The only way to plumb any circus’s pecking-order of performers was to join the circus himself. He needed to build a character rather than immediately become one. A character built up over several years has more provenance than one slipped into overnight. For example, he once became a thrusting man-about- the-world simply to woo the affections of a rare comely woman. The role didn’t suit him at all as he hadn’t bothered to build the character bit by bit. He should have run a business over many man-years, worn the right clothes time and time again, practised self-confidence in the mirror like a method actor of several years’ experience, persevered in being someone he wasn’t until he even believed it himself. The rare comely woman soon saw through him, because he had done none of these things and had acted ad hoc or on the hoof as if he knew – underneath it all – that he was the shy, gauche individual he really was. With this lesson learnt, he truly did try to build a character as a clown. He even employed professional clowns to fill in all the gaps for him, had stories published by fiction writers in the guise of his own real biography as the greatest clown the world had ever known, hired audiences to watch and applaud as he gradually improved the venues where he worked, bribed historians to prepare ready- made primary-sources that contextualised his legendary career … until he reached, by both truth and fiction, the pinnacle of all circuses wherein he believed (by ‘researching’ the various fictions he had caused to be concocted in the first place about his loves and life) that his long-lost fairy performed ‘after hours’ for select gatherings who paid through the nose to see her in this clandestine way. Freaks like fairies, you see, weren’t officially allowed to appear in circuses any more.
But Elesco fell at the last hurdle. The circus – like the rare comely woman before it – saw straight through him. There was one loophole he had forgotten to cover. And this loophole was that he was a fiction that he had simply come to believe as being real and the fiction-writers he had employed falsely to substantiate him were fictitious themselves! Like a religion whose continuous performance of a forever faith was interrupted by a never-ending death. In this case the interruption was the story ending.
But it hadn’t quite yet.
‘She’s not gone to the circus,’ suddenly said the silence, making ‘never’ as pointless as ‘forever’.
‘But where is she?’ he asked, as he made one last attempt to survive beyond the story’s end. The silence then seemed to start slithering rather than speaking.
He looked at each golden shaft of sunlight fade as summer turned to autumn almost overnight as it were. And with the Fall’s final fading shaft, the last fairy-shape was soaked up from off an apple-tree trunk like ink into blotting-paper darker than the ink it soaked up, even as he first spotted the fairy-shape as being there at all.
The slithering of silence now told Elesco by manner rather than words that it was only hindsight or history whereby it had said anything at all. And he wondered if that once popular Snake Woman feature of ancient Freak Shows was even at this moment sinuously moving towards the mindlessly apple- crunching clown, moving along and around her own telescopic branch of reptilian plumpness for the final kiss of silent death.

Demolish a Character

I was indeed one of those fiction writers who built Robert Elesco’s character from scratch. Perhaps the only writer who did this, struggling through the small hours by the light of a guttering candle and with the raison d’être that I was indeed preparing written homework for a conclave of crossbrows who would punish me if I didn’t do it by the time of their next tutorial. And I must have built Elesco’s character quite strongly as a literary protagonist of the first water. His final circumstances will be described in this very ‘coda’ of mine so as to complete the character I have so meticulously built, if not on paper, certainly in my own mind. And perhaps a completion is the ultimate demolishment of any building one doth build by virtue of its inevitable decay in the fullness of time. Topping out.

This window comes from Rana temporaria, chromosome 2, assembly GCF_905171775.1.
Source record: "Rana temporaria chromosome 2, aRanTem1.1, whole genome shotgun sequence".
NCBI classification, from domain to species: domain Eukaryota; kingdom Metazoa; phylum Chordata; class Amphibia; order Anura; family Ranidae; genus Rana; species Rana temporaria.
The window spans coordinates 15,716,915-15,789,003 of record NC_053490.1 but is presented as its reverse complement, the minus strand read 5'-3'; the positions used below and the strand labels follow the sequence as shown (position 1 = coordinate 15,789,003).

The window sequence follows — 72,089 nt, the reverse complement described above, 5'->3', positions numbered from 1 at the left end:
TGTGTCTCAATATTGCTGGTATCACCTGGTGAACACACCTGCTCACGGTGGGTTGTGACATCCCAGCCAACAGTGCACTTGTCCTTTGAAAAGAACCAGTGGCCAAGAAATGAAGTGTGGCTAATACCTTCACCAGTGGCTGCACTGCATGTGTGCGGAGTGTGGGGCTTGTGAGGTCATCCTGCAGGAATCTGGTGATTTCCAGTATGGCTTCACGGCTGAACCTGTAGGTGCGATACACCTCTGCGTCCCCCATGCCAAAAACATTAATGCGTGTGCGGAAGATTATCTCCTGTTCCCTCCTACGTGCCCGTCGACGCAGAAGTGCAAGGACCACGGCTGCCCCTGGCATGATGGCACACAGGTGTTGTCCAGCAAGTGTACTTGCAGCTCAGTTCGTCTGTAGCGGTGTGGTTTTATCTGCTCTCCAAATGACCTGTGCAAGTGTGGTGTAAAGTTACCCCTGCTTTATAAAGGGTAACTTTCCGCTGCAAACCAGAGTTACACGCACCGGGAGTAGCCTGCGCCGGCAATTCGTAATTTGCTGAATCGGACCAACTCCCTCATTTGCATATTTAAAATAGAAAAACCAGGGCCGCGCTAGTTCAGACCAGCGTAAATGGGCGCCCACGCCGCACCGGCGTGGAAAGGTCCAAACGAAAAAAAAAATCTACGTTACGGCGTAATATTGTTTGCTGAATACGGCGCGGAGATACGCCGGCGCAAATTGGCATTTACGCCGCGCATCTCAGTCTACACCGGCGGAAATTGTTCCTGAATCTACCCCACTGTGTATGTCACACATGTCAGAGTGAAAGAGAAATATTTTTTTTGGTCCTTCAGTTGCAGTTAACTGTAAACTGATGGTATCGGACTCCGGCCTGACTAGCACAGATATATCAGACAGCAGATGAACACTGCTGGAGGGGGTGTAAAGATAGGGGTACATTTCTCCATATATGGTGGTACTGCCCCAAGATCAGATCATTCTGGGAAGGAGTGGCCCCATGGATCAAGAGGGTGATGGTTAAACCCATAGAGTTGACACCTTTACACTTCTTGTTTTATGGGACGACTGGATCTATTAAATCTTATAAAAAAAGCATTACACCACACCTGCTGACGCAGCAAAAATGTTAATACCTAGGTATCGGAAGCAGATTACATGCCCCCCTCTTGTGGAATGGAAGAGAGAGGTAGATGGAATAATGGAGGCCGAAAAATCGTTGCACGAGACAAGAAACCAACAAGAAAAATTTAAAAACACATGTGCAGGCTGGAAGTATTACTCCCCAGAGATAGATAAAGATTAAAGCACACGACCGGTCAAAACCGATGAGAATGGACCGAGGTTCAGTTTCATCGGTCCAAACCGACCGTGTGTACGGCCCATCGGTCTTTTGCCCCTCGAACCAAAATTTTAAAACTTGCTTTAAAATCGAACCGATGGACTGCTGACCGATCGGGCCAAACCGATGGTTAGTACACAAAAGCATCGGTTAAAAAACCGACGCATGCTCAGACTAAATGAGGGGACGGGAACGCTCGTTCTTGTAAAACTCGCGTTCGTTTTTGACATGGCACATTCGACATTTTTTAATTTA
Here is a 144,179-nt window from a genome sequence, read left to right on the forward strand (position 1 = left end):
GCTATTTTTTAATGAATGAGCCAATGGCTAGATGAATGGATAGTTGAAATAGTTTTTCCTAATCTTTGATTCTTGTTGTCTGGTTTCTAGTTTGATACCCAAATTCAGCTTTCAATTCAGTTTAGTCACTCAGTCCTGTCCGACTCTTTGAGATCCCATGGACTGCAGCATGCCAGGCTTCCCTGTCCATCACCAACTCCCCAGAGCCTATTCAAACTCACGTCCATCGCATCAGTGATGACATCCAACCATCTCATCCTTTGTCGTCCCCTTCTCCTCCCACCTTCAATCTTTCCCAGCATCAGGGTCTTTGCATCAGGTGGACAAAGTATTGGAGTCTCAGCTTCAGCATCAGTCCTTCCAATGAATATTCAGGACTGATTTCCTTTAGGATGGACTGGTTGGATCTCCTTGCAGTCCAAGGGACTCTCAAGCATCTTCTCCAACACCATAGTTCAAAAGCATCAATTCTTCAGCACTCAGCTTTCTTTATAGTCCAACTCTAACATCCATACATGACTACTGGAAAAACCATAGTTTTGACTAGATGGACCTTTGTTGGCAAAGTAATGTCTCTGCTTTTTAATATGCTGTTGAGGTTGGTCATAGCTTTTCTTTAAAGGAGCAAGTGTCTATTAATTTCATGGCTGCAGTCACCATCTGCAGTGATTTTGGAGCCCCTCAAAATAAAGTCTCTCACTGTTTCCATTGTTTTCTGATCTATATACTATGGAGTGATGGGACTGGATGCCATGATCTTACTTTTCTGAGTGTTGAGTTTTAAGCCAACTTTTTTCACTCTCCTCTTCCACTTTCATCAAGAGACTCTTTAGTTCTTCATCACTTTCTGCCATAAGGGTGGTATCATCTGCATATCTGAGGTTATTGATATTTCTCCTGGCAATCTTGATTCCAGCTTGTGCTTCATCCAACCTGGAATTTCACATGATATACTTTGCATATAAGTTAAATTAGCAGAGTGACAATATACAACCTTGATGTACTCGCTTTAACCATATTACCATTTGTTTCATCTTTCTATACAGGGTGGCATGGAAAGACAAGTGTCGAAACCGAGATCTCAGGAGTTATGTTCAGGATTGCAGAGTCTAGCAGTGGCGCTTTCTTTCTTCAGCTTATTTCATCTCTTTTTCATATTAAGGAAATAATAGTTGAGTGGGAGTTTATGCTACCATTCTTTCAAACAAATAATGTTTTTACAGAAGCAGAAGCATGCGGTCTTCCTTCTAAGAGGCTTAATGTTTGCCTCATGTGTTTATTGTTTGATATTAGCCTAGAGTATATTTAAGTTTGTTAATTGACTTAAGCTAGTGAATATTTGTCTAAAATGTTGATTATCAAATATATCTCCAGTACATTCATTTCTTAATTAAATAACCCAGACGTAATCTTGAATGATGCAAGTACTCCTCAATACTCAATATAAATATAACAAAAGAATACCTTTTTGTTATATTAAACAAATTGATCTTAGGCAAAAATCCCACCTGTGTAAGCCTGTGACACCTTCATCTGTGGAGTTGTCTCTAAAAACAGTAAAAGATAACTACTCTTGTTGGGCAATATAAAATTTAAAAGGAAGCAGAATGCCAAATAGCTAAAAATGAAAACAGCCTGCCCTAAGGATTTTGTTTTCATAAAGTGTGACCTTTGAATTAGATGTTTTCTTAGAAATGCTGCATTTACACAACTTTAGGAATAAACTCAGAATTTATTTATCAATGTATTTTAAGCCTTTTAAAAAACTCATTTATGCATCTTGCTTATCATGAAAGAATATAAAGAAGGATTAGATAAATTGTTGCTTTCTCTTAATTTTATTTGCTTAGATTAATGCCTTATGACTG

I said earlier that I had built the character of Robert Elesco ‘from scratch’. That was no accidental slip of my spluttering pen-nib. My main occupation, you see, is carbon-dater of words; my main tool in this admirably skilful pursuit is a spike that I use to scratch each printed word on the page, digging slowly, ever so slowly, beneath the ink or whatever fluid used as ink towards its primary source of meaning and form. However, ‘digging’ is probably too extreme a word, as is ‘scratch’, and you would think, as a writer as well as a carbon-dater of words, I would have picked the best words at outset to describe my occupation. Allusion, even if heavy-handed, can often be more effective than precise denotement. And, as I proceeded deeper and deeper, beneath the words, I revealed subtleties that I could never express on the surface where you sit reading this. Suffice it to say, I scratched and dug quite artfully to uncover nuances of watermark and blotted stain – and this process later revealed a textual world that was more real than anyone could possibly imagine – anyone, that is, who does not work as ‘a carbon-dater of words’. Incidentally, that expression is in itself a loose surface term for the occupation.
The first artful scratch can make a sudden revelation. Often, one only needs a few cursory proddings of the spike into the meat of a single letter’s leg. But this was not to be a short job in the case of Robert Elesco. What I eventually did uncover was a dead body in a near derelict orchard, a body that employees of Middlepool’s Authorities found under the crab-apple mulch. They did not need specialist ‘spikes’, like me, but could do it simply with blunt spades. They knew it was Robert Elesco – not by his clown costume that had decayed into the mulch making more mulch – but by the strawberry watermark that had outlasted the integrity of the skin on his back and by the hole in the chest that had somehow outlasted the chest itself. Inside the still extant stomach they found a tiny winged creature that they put down to a freakish Fortean thing.
He must have become real to own those putrescent remains. You have the writer to thank for that. The writer and eventually you the future reader. The crossbrows will also be pleased … I trust.
PS: The remains were eventually re-buried in consecrated ground.